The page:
Indian Rope

Album: Forever: The Singles (1991)
Charted: 57
Play Video

Songfacts®:

  • In an interview with Flotation Suite drummer John Brookes, he was asked what his favorite Charlatans track was: "It does change, but at the moment 'Indian Rope.' I really enjoy playing that because it's the first thing we ever did and it's got a lot of memories with it and there's even a T-shirt with the cover of 'Indian Rope' on the front. The great thing is that it was 16 years ago which is cool." (courtesy: floatationsuite.com)
  • The name Indian Rope probably came from Brian Auger and Julie Driscoll's "Indian Rope Man" which was a favorite song of Charlatans bassist Martin Blunt.
  • Initially only 1000 copies were pressed at a cost of 3,000 pounds. However, the song was re-released in June 1991 due to increased popularity of The Charlatans. >>
    Suggestion credit:
    Edward Pearce - Ashford, Kent, England, for all above

Comments

Be the first to comment...

Editor's Picks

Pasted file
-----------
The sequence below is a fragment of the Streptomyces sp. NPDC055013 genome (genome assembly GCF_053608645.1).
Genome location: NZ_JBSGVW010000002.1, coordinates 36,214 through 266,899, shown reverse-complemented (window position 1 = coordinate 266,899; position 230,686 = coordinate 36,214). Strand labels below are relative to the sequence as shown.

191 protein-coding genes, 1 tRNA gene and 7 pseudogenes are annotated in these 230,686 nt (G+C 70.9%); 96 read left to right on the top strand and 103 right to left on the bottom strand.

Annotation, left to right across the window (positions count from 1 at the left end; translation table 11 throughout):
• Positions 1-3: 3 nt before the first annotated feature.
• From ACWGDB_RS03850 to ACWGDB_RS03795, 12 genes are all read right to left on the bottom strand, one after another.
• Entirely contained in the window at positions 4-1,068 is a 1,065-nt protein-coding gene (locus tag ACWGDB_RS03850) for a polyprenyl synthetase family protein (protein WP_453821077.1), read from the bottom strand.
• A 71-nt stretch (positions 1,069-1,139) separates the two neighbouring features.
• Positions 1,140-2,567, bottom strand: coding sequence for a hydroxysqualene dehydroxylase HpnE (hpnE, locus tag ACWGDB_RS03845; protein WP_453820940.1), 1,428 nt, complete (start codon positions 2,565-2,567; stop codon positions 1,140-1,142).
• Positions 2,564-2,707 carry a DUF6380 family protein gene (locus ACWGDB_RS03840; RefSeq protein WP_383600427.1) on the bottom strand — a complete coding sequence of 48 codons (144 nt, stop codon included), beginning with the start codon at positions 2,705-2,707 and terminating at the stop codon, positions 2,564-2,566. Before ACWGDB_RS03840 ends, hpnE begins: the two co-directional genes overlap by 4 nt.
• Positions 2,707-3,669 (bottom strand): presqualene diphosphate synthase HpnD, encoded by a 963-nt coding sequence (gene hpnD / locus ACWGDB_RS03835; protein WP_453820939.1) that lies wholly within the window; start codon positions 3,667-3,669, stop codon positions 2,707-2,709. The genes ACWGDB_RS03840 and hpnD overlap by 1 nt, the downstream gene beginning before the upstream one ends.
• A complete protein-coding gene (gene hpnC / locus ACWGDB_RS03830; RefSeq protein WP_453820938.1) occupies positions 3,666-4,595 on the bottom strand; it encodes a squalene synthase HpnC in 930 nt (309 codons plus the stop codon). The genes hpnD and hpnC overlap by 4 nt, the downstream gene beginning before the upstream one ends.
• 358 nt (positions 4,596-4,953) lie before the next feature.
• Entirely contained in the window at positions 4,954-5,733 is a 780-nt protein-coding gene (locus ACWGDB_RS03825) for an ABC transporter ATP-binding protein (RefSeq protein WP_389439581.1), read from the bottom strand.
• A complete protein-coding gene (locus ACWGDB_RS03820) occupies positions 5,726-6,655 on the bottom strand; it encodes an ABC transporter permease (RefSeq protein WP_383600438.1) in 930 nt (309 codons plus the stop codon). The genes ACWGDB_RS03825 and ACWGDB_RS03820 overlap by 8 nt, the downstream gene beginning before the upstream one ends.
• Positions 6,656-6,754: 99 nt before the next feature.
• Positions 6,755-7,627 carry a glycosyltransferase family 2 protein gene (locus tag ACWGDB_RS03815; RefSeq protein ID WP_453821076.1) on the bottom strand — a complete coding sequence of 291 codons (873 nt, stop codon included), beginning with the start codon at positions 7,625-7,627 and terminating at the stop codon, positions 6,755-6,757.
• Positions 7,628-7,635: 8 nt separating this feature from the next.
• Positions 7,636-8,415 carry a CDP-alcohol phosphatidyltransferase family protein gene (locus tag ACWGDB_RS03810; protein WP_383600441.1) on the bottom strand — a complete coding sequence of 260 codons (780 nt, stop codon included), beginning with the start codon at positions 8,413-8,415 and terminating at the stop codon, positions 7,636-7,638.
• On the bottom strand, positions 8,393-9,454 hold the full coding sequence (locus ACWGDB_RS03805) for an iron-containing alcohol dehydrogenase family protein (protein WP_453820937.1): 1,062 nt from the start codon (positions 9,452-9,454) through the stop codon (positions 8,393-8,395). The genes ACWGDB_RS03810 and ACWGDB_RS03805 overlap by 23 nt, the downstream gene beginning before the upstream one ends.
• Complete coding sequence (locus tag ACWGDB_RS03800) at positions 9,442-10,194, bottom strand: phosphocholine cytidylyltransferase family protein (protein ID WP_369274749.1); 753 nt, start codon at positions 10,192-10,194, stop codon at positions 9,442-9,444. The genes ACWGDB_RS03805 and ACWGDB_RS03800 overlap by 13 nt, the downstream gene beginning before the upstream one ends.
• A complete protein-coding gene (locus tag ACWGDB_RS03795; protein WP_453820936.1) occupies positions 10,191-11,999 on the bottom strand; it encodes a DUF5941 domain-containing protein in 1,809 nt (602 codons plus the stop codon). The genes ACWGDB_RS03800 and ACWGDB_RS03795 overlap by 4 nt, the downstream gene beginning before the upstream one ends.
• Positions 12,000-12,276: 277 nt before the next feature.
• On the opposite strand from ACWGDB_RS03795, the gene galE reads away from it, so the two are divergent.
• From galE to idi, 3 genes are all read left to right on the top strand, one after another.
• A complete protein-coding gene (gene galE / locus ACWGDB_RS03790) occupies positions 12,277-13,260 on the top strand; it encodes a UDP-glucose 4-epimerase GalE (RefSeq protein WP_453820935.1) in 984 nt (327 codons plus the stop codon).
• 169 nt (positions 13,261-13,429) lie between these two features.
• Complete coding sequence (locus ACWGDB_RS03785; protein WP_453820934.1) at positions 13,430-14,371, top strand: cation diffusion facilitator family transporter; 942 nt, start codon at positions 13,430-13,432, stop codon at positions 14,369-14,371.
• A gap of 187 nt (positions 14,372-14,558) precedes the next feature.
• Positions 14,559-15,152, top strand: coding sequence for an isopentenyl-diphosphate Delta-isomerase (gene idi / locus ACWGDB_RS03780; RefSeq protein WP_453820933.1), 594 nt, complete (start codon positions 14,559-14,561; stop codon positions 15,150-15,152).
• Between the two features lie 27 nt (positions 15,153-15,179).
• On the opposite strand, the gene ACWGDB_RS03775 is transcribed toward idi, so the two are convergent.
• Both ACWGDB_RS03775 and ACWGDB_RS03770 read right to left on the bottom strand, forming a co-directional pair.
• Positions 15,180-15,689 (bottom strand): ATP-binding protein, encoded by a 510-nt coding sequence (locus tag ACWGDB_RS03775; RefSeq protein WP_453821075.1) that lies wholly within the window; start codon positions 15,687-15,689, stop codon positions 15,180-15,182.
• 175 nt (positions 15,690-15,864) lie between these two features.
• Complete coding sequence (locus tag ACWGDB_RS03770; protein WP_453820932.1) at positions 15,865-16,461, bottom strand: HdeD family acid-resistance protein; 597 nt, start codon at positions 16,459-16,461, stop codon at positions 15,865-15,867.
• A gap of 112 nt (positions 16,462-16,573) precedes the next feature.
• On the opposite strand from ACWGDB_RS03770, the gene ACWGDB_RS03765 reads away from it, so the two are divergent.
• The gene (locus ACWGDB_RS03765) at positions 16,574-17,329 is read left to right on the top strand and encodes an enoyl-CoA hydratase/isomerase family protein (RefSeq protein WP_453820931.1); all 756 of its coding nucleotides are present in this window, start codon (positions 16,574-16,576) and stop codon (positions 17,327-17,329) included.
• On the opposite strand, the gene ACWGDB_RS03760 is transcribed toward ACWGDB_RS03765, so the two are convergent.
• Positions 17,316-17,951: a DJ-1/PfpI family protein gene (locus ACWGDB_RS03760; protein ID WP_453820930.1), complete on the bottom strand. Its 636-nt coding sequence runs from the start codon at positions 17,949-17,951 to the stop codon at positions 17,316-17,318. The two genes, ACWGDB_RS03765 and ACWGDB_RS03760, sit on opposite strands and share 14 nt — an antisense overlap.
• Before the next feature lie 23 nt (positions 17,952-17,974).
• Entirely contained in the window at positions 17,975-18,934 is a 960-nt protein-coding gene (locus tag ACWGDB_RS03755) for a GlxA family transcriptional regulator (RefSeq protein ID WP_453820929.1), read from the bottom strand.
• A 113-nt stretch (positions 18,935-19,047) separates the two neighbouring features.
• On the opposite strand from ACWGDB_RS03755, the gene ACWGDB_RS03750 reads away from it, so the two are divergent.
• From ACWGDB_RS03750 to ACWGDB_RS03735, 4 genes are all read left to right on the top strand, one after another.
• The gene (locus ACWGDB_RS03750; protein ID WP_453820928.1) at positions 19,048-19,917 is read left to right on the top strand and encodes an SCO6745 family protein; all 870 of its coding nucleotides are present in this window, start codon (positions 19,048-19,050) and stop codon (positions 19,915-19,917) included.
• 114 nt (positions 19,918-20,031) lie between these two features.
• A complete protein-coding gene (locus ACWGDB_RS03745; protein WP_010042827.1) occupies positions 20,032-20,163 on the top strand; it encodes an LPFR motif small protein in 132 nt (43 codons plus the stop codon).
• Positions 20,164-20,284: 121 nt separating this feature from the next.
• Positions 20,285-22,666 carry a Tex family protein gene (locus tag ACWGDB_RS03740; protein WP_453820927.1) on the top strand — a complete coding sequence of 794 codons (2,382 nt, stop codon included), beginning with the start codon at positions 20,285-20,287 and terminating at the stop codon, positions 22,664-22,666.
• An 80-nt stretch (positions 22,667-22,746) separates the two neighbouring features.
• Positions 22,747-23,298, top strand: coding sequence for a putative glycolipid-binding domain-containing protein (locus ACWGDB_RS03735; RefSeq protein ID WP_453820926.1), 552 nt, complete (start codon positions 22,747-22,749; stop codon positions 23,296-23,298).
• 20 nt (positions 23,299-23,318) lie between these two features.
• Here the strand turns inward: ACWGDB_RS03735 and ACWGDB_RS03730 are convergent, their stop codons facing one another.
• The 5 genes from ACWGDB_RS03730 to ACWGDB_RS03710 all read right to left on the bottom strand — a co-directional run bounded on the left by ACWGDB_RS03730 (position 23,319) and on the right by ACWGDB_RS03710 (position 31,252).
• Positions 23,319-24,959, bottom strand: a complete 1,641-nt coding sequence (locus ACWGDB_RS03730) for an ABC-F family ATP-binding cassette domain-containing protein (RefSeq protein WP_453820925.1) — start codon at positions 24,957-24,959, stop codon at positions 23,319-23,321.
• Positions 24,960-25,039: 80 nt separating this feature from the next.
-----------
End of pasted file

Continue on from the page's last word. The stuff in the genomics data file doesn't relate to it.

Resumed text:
Gene Simmons of Kiss

Gene Simmons of KissSongwriter Interviews

The Kiss rocker covers a lot of ground in this interview, including why there are no Kiss collaborations, and why the Rock Hall has "become a sham."

Barney Hoskyns Explores The Forgotten History Of Woodstock, New York

Barney Hoskyns Explores The Forgotten History Of Woodstock, New YorkSong Writing

Our chat with Barney Hoskyns, who covers the wild years of Woodstock - the town, not the festival - in his book Small Town Talk.

La La Brooks of The Crystals

La La Brooks of The CrystalsSong Writing

The lead singer on "Da Doo Ron Ron" and "Then He Kissed Me," La La explains how and why Phil Spector replaced The Crystals with Darlene Love on "He's A Rebel."

Amy Lee of Evanescence

Amy Lee of EvanescenceSongwriter Interviews

The Evanescence frontwoman on the songs that have shifted meaning and her foray into kids' music.

Matt Sorum

Matt SorumSongwriter Interviews

When he joined Guns N' Roses in 1990, Matt helped them craft an orchestral sound; his mezzo fortes and pianissimos are all over "November Rain."

Dave Pirner of Soul Asylum

Dave Pirner of Soul AsylumSongwriter Interviews

Dave explains how the video appropriated the meaning of "Runaway Train," and what he thought of getting parodied by Weird Al.